FIGS. 3 and 4A illustrate a baseplate 52 of a vibrator 42. The baseplate 52 consists of a flat, cylindrical shell preferably formed of steel and having a side wall 70, a bottom plate 72 and a top plate 74. The baseplate 52 is suspended beneath a plurality of air bag isolation mounts 64. In thise case air mounts 64 are in quadrature array as they are adapted for connection through posts 76 in connection to the elevating structure 78. Safety chains 80 provide vertical support for baseplate 52 when in the non-use attitude, e.g. during travel along highways. The elevating structur 78 and posts 76 are merely an equivalent of the jack structure seen in association with frame 38 in FIG. 2.
A reaction mass 82 of solid metal having a diameter slightly less than the inside diameter of cylindrical side wall 70, is supported in isolation within baseplate 52. The reaction mass 82 includes a central counterbore 84 which serves as a centering hole. Thus, a square centering tube 86 secured on the elevating structure 78 extends downward into the axial bore 84 whereupon it is affixed in isolation by a quadrature array of air mounts 88 to the respective side of the generally square hole 84. Thus, reaction mass 82 is restrained within baseplate 52 but generally free-floating there within as it is further supported on the underside by a quadrature array of air mounts 90.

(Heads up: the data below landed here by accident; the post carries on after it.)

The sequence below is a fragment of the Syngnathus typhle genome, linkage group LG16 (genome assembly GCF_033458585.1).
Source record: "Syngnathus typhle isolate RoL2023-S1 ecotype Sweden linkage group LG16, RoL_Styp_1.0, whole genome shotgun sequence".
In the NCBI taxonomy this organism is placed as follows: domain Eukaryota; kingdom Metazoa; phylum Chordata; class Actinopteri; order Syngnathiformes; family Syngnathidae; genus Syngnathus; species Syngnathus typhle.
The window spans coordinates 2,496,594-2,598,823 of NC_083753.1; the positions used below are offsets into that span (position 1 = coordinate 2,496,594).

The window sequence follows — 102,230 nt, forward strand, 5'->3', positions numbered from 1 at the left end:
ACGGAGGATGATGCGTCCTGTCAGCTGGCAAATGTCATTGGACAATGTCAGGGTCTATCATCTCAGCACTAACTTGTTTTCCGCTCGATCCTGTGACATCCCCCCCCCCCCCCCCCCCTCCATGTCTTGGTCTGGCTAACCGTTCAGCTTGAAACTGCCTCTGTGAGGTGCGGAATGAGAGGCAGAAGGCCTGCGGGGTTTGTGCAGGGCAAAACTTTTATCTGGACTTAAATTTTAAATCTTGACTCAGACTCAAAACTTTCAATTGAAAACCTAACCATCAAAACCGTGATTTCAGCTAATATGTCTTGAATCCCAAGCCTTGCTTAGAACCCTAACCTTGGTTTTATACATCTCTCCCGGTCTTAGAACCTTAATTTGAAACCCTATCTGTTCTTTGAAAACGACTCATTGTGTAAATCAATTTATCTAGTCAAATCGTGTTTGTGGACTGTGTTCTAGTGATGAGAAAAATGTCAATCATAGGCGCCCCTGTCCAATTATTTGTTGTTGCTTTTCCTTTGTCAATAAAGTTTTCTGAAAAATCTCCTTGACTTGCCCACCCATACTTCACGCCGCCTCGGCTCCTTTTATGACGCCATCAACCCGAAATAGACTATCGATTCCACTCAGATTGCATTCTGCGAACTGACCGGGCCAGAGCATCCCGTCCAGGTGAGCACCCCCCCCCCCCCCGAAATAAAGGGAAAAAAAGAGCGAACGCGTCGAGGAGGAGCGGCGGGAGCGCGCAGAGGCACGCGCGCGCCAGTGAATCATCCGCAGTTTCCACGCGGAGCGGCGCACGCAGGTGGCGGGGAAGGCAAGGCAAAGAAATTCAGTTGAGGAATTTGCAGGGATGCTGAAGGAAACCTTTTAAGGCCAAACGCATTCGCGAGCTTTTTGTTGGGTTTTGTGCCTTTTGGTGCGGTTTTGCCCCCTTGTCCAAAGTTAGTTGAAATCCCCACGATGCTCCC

The reaction mass 82 functions relative to the baseplate 52 through a quadrature array of radially extensible shafts or rod ends 92 having contact rollers 94. Each of the shafts 92 is then actuated reciprocally to push against a respective flat race 95 formed on the inner wall of cylindrical side wall 70. The shafts 92 are actually the outer rod ends of a hydraulic reactor 96, and roller 94 maintains continuous contact with flat surface 95 of side wall 70. Four such hydraulic reactors 96 are disposed in the reaction mass 82 in quadrature array and directed to exert a radial reciprocal force against respective flat surfaces 95 formed on side wall 70 inner wall.